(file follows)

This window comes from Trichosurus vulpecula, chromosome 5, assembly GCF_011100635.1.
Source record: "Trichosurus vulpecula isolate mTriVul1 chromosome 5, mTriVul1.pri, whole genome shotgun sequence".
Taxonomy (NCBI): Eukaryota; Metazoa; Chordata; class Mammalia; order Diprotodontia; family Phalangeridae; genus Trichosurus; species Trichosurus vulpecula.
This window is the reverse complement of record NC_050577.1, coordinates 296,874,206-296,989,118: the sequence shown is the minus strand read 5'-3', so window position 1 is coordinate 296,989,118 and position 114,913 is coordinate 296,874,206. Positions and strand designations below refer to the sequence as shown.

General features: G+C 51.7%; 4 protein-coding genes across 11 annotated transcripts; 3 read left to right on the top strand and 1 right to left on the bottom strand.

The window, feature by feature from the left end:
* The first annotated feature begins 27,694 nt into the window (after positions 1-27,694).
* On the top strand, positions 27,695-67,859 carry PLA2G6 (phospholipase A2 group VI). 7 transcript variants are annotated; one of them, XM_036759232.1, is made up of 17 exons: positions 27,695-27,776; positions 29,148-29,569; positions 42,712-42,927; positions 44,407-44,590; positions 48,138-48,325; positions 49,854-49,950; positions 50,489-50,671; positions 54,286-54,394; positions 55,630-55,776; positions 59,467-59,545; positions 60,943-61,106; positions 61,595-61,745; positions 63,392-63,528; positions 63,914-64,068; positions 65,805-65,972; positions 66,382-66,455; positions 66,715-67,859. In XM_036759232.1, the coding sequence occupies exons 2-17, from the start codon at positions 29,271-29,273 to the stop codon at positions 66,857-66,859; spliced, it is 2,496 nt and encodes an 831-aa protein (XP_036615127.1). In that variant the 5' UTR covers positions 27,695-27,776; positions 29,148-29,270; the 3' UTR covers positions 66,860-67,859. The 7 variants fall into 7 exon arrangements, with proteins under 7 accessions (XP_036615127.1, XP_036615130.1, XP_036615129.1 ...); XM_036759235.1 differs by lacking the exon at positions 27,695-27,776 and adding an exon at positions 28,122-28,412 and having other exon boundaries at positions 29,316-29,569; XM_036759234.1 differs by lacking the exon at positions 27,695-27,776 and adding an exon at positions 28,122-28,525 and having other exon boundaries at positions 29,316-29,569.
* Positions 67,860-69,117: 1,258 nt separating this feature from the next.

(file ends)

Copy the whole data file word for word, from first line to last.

This window comes from Trichosurus vulpecula, chromosome 5, assembly GCF_011100635.1.
Source record: "Trichosurus vulpecula isolate mTriVul1 chromosome 5, mTriVul1.pri, whole genome shotgun sequence".
Taxonomy (NCBI): Eukaryota; Metazoa; Chordata; class Mammalia; order Diprotodontia; family Phalangeridae; genus Trichosurus; species Trichosurus vulpecula.
This window is the reverse complement of record NC_050577.1, coordinates 296,874,206-296,989,118: the sequence shown is the minus strand read 5'-3', so window position 1 is coordinate 296,989,118 and position 114,913 is coordinate 296,874,206. Positions and strand designations below refer to the sequence as shown.

General features: G+C 51.7%; 4 protein-coding genes across 11 annotated transcripts; 3 read left to right on the top strand and 1 right to left on the bottom strand.

The window, feature by feature from the left end:
* The first annotated feature begins 27,694 nt into the window (after positions 1-27,694).
* On the top strand, positions 27,695-67,859 carry PLA2G6 (phospholipase A2 group VI). 7 transcript variants are annotated; one of them, XM_036759232.1, is made up of 17 exons: positions 27,695-27,776; positions 29,148-29,569; positions 42,712-42,927; positions 44,407-44,590; positions 48,138-48,325; positions 49,854-49,950; positions 50,489-50,671; positions 54,286-54,394; positions 55,630-55,776; positions 59,467-59,545; positions 60,943-61,106; positions 61,595-61,745; positions 63,392-63,528; positions 63,914-64,068; positions 65,805-65,972; positions 66,382-66,455; positions 66,715-67,859. In XM_036759232.1, the coding sequence occupies exons 2-17, from the start codon at positions 29,271-29,273 to the stop codon at positions 66,857-66,859; spliced, it is 2,496 nt and encodes an 831-aa protein (XP_036615127.1). In that variant the 5' UTR covers positions 27,695-27,776; positions 29,148-29,270; the 3' UTR covers positions 66,860-67,859. The 7 variants fall into 7 exon arrangements, with proteins under 7 accessions (XP_036615127.1, XP_036615130.1, XP_036615129.1 ...); XM_036759235.1 differs by lacking the exon at positions 27,695-27,776 and adding an exon at positions 28,122-28,412 and having other exon boundaries at positions 29,316-29,569; XM_036759234.1 differs by lacking the exon at positions 27,695-27,776 and adding an exon at positions 28,122-28,525 and having other exon boundaries at positions 29,316-29,569.
* Positions 67,860-69,117: 1,258 nt separating this feature from the next.